As usual: if it can't handle the error condition itself, it should
    propagate the error to the user.

    > >If the error is hideable, sure. If it is not - sure not.


    > Then the device is not suitable for that purpose at all.


    "That purpose"? I do not know what you have in your mind.

    > > If it were possible to flip the flag, the first application would be
    > > to make pdksh's file redirections be L-ed; it fork()s to start an
    > > external program anyway, so I could flip the file descriptors to the
    > > long state immediately before exec()ing the external program.


    > Hmm, I have not idea if it is possible to duplicate a non-"L" handle
    > into an "L"-ed and let the child inherit the latter.


    Pity. I hoped to avoid global changes...

    Thanks,
    Ilya

  11. Re: Read/Write behind 2G

    On Sat, 12 Feb 2005 21:01:15 UTC, Ilya Zakharevich wrote:

    > This has no relevance on OS operation...


    O.K. so how about this one, taken from the official IFS developer documentation, section
    "FS Service Routines", subfunction FS_CHGFILEPTR:

    IBM> The file system may want to take the seek operation as a hint that an I/O operation
    IBM> is about to take place at the new position and initiate a positioning operation on
    IBM> sequential access media or read-ahead operation on other media.
    IBM>
    IBM> Some DOS mode programs expect to be able to do a negative seek. OS/2 passes
    IBM> these requests on to the FSD and returns an error for OS/2 mode negative seek
    IBM> requests. Because a seek to a negative position is, effectively, a seek to a very
    IBM> large offset, it is suggested that the FSD return end-of-file for subsequent read
    IBM> requests.
    IBM>
    IBM> FSDs must allow seeks to positions beyond end-of-file.


    > You mean "NetWare on OS/2", right? Most "Unix" filesystems support gaps...


    No, I mean NetWare on a NetWare system.


    > As usual: if it can't handle the error condition itself, it should
    > propagate the error to the user.


    Cool. I'm about writing a document in my word processor. Saving the data to
    one drives says "OK". To another says "Sorry, something went wrong. Maybe
    you have to adjust your maximum seek distance or you cannot modify a chapter
    at the beginning of the document because the device can't seek backwards".
    I'd love such a system !


    > "That purpose"? I do not know what you have in your mind.


    I mean that such a device simply cannot be used to carry an (OS/2) file system.
    Maybe it's a character anyway...


    --
    Ruediger "Rudi" Ihle [S&T Systemtechnik GmbH, Germany]
    http://www.s-t.de
    Please remove all characters left of the "R" in my email address


  12. Re: Read/Write behind 2G

    [A complimentary Cc of this posting was sent to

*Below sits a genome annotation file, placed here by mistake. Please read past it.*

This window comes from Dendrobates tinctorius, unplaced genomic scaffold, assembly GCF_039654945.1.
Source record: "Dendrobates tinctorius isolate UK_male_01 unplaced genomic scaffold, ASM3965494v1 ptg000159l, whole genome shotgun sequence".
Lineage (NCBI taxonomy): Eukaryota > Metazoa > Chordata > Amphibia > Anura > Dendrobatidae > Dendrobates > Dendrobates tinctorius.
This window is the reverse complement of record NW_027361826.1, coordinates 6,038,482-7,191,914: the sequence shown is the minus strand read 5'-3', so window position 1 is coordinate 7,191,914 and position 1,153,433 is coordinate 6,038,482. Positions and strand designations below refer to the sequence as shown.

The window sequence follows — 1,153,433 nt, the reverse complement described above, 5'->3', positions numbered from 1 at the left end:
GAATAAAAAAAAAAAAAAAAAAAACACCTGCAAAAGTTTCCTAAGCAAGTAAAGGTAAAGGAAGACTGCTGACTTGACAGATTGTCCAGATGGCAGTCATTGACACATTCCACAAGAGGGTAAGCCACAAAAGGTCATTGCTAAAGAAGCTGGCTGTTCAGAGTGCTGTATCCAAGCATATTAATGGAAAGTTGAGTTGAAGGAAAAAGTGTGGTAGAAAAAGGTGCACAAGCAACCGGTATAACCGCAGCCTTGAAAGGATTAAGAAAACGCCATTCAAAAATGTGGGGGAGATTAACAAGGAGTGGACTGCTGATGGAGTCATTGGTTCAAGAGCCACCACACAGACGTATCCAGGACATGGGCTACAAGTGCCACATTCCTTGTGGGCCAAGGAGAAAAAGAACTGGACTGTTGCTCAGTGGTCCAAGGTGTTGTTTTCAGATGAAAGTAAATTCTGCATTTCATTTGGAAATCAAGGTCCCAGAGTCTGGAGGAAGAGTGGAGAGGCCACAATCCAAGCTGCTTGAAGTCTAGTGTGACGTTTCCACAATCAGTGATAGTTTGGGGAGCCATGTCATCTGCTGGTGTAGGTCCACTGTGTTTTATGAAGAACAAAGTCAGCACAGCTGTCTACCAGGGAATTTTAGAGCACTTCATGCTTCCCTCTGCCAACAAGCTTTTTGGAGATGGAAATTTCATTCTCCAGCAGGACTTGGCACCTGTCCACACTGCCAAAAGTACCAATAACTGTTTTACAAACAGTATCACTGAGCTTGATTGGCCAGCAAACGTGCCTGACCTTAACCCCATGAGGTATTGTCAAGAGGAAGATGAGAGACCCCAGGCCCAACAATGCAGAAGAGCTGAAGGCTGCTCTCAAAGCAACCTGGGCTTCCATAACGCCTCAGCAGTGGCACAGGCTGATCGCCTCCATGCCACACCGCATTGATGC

Ruediger Ihle
    ], who wrote in article :
    > O.K. so how about this one, taken from the official IFS developer documentation, section
    > "FS Service Routines", subfunction FS_CHGFILEPTR:


    > IBM> FSDs must allow seeks to positions beyond end-of-file.


    Thanks, I missed the idea of looking into IFS documentation. However,
    since "must allow" gives no suggestion on what the semantic should be,
    this is not of substantial help.

    > > As usual: if it can't handle the error condition itself, it should
    > > propagate the error to the user.

    >
    > Cool. I'm about writing a document in my word processor. Saving the data to
    > one drives says "OK". To another says "Sorry, something went wrong. Maybe
    > you have to adjust your maximum seek distance or you cannot modify a chapter
    > at the beginning of the document because the device can't seek backwards".
    > I'd love such a system !


    Glad to be to your service.

    > > "That purpose"? I do not know what you have in your mind.


    > I mean that such a device simply cannot be used to carry an (OS/2)
    > file system. Maybe it's a character anyway...


    In my experience, combined intelligence of users of my software is
    always uncomparably stronger than mine. So allow me to disregard your
    judgement on usability of a FS you did not even see...

    Yours,
    Ilya

  13. Re: Read/Write behind 2G

    On Sun, 13 Feb 2005 10:13:17 UTC, Ilya Zakharevich wrote:

    > Thanks, I missed the idea of looking into IFS documentation. However,
    > since "must allow" gives no suggestion on what the semantic should be,
    > this is not of substantial help.


    For me this +
    the DosSetFilePtr() documentation +
    the behavior of existing OS/2 file systems +
    the behaviour of file systems on other platforms
    is substantial enough.


    > So allow me to disregard your judgement


    Feel free to do so.


    > on usability of a FS you did not even see...


    Show me, if it's not a hypothetical one.


    --
    Ruediger "Rudi" Ihle [S&T Systemtechnik GmbH, Germany]
    http://www.s-t.de
    Please remove all characters left of the "R" in my email address


  14. Re: Read/Write behind 2G

    [A complimentary Cc of this posting was sent to
    Ruediger Ihle
    ], who wrote in article :
    > On Sun, 13 Feb 2005 10:13:17 UTC, Ilya Zakharevich wrote:
    > For me this +
    > the DosSetFilePtr() documentation +
    > the behavior of existing OS/2 file systems +
    > the behaviour of file systems on other platforms
    > is substantial enough.


    I see. What I missed is that on "usual OS/2 suspects" a seek after
    EOF creates a sequence of 0-bytes on the next write (but, obviously,
    would not create a gap in a file). Thanks.

    > > So allow me to disregard your judgement on usability of a FS you
    > > did not even see...


    > Show me, if it's not a hypothetical one.


    Of course it is.

    Yours,
    Ilya